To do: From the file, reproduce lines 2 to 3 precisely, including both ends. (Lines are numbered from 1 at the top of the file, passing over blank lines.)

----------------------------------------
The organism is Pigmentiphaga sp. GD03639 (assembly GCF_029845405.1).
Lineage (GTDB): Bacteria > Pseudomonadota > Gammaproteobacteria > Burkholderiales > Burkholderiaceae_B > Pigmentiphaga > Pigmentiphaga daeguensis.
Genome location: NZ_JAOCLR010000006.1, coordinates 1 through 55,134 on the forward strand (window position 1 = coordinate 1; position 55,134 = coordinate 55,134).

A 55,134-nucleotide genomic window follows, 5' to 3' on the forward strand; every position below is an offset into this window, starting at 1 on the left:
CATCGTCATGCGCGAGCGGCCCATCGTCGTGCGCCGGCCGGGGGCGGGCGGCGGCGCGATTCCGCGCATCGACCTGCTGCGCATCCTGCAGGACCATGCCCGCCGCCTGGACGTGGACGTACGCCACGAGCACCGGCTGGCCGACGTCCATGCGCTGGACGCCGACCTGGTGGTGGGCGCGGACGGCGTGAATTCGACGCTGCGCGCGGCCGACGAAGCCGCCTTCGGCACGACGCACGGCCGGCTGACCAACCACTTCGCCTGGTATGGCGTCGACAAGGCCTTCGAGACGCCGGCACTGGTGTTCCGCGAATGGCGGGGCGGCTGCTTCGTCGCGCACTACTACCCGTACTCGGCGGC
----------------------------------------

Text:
Lineage (GTDB): Bacteria > Pseudomonadota > Gammaproteobacteria > Burkholderiales > Burkholderiaceae_B > Pigmentiphaga > Pigmentiphaga daeguensis.
Genome location: NZ_JAOCLR010000006.1, coordinates 1 through 55,134 on the forward strand (window position 1 = coordinate 1; position 55,134 = coordinate 55,134).